Troubled star should have had more care’

PUBLISHED: 13:13 04 June 2009 | UPDATED: 16:49 25 August 2010

EXHAUSTED: Susan Boyle.

EXHAUSTED: Susan Boyle.

A DANCE teacher whose team made it to the semi-finals of Britain's Got Talent claims bosses should have done more to protect troubled Susan Boyle.

Britain's Got Talent Auditions London

A DANCE teacher whose team made it to the semi-finals of Britain's Got Talent claims bosses should have done more to protect troubled Susan Boyle.

Louise Carlier, 38, coached dance group Sugar Free - based at Len Goodman's Dance School in Dartford - to a semi-final spot last Thursday.

Although she said the group, from Sidcup, Eltham and Dartford, had the time of their lives competing, she slammed the programme's organisers for not taking better care of the acts.

Mrs Carlier said there were plenty of warning signs over runner-up Susan Boyle's state of mind, who apparently asked if she could "phone her cat" in the qualifiers.

Since the live final, watched by more than 18 million people, Boyle has been admitted to the Priory clinic in north London suffering from "exhaustion".

The favourite came a shock second in the show after dance troupe Diversity took the top spot by getting the most public votes.

Mrs Carlier said: "The organisers could have done a lot more to protect the acts. Warning signs about Susan Boyle were there from the start. She even asked to phone her cat during the qualifiers, that's not normal behaviour."

The dance teacher, who steered Sugar Free to third last June in the World Hip-Hop dance champs in Germany, added: "There was a young boy with a football in the qualifiers who clearly had mental problems and to let him go up on stage on national TV to humiliate himself is a bit sad.

"When you consider the quality of the acts that were available, I think they let him go up just to be laughed at."

She also took a swipe at judge Simon Cowell claiming he had a dig at BBC's Strictly Come Dancing head judge Len Goodman, who mentored them, when he criticised the choreography of the routine.

At the final Cowell said: "I thought some of the choreography was a bit lame. My only problem was it didn't feel as though you were involved in the choreography. It kind of felt somebody else older had put it together."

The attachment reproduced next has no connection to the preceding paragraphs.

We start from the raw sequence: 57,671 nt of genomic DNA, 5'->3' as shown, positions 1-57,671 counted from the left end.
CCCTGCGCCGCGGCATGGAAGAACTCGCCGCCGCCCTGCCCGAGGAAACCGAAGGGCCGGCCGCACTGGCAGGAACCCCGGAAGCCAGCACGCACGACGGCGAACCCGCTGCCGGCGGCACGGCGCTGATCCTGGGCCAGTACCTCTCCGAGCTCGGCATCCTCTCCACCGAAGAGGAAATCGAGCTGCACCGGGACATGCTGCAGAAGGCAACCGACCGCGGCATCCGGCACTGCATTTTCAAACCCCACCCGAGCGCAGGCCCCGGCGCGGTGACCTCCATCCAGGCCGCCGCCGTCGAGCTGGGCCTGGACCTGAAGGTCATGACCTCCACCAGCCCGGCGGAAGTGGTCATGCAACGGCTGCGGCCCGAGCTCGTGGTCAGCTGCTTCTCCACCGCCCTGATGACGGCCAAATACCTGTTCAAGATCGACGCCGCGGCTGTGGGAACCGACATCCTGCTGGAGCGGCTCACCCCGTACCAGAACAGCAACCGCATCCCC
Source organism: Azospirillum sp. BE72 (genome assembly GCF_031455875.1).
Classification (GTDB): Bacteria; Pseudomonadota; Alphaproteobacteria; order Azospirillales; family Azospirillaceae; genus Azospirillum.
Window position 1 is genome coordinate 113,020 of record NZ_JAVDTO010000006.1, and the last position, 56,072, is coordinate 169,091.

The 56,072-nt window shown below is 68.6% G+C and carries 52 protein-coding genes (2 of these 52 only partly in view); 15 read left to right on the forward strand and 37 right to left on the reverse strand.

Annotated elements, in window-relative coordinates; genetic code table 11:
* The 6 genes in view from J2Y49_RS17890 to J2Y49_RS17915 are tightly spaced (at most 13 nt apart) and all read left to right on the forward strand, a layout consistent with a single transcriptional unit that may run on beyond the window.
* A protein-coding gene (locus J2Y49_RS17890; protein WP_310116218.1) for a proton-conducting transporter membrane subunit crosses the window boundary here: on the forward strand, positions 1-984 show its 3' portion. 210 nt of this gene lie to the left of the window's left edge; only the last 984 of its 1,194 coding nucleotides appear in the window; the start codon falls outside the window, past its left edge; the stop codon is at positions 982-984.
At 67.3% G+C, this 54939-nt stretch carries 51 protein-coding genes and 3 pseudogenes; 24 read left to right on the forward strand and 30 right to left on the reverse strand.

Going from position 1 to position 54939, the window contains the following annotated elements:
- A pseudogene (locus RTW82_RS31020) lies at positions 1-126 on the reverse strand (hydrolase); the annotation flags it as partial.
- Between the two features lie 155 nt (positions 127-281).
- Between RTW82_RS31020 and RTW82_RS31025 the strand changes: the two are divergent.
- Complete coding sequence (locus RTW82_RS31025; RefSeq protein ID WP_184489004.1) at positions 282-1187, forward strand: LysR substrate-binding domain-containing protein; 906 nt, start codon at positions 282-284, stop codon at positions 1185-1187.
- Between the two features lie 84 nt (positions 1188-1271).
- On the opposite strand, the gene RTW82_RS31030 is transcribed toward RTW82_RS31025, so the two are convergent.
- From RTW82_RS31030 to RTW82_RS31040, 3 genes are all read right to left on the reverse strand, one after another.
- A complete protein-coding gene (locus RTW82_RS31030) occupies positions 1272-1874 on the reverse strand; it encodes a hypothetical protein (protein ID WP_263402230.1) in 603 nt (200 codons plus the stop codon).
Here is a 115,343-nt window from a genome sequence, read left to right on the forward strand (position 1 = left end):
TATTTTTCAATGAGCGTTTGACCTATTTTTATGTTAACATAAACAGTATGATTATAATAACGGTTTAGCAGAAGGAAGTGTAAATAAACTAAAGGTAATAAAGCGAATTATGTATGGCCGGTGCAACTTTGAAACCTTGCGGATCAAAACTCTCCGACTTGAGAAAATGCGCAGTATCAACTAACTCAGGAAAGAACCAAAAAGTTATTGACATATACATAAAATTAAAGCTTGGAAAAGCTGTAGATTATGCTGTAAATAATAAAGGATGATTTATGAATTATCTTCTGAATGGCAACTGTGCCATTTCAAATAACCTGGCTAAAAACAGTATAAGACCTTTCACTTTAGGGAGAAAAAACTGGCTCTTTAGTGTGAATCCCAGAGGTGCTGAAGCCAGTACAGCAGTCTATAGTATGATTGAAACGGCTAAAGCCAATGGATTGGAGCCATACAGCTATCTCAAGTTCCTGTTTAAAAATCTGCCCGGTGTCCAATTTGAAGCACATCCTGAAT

Mrs Carlier said: "That was clearly a dig at Len Goodman and was below the belt considering he couldn't have a dig back, very lame.

"Len hasn't been involved in teaching the girls, but wanted to support them in the audience."

She also claims their dance routine to a Britney Spears' Circus was changed from what they had originally practiced a day before they met the show's choreographer.

Mrs Carlier added: "All the girls have day jobs and lost their daily salary to go up to London only to be told they couldn't be seen because they had no routine for the new music.

"One time they sent us to the wrong dance studio. On another we waited half a day to be interviewed and they were cancelled."

Sugar Free's next big dance routine will be against 6000 other competitors in Blackpool this August for the United Dance Organisation World Championships.

For more information visit:

If you value what this story gives you, please consider supporting the Bexley Times. Click the link in the orange box above for details.

Most Read

Become a supporter

This newspaper has been a central part of community life for many years. Our industry faces testing times, which is why we're asking for your support. Every contribution will help us continue to produce local journalism that makes a measurable difference to our community.

Most Read

Latest from the Bexley Times